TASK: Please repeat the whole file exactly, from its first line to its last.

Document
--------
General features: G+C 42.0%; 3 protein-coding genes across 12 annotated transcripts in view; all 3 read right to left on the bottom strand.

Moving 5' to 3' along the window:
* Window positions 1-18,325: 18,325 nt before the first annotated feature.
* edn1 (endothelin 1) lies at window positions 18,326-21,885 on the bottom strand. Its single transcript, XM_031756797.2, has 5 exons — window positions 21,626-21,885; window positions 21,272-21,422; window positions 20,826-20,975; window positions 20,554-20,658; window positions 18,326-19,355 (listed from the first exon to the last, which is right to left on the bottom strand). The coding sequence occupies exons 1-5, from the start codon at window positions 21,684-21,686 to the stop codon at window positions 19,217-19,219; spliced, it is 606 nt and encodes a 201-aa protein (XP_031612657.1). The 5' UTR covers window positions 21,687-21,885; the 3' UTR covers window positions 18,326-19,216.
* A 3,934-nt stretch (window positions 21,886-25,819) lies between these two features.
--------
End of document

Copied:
General features: G+C 42.0%; 3 protein-coding genes across 12 annotated transcripts in view; all 3 read right to left on the bottom strand.

Moving 5' to 3' along the window:
* Window positions 1-18,325: 18,325 nt before the first annotated feature.
* edn1 (endothelin 1) lies at window positions 18,326-21,885 on the bottom strand. Its single transcript, XM_031756797.2, has 5 exons — window positions 21,626-21,885; window positions 21,272-21,422; window positions 20,826-20,975; window positions 20,554-20,658; window positions 18,326-19,355 (listed from the first exon to the last, which is right to left on the bottom strand). The coding sequence occupies exons 1-5, from the start codon at window positions 21,684-21,686 to the stop codon at window positions 19,217-19,219; spliced, it is 606 nt and encodes a 201-aa protein (XP_031612657.1). The 5' UTR covers window positions 21,687-21,885; the 3' UTR covers window positions 18,326-19,216.
* A 3,934-nt stretch (window positions 21,886-25,819) lies between these two features.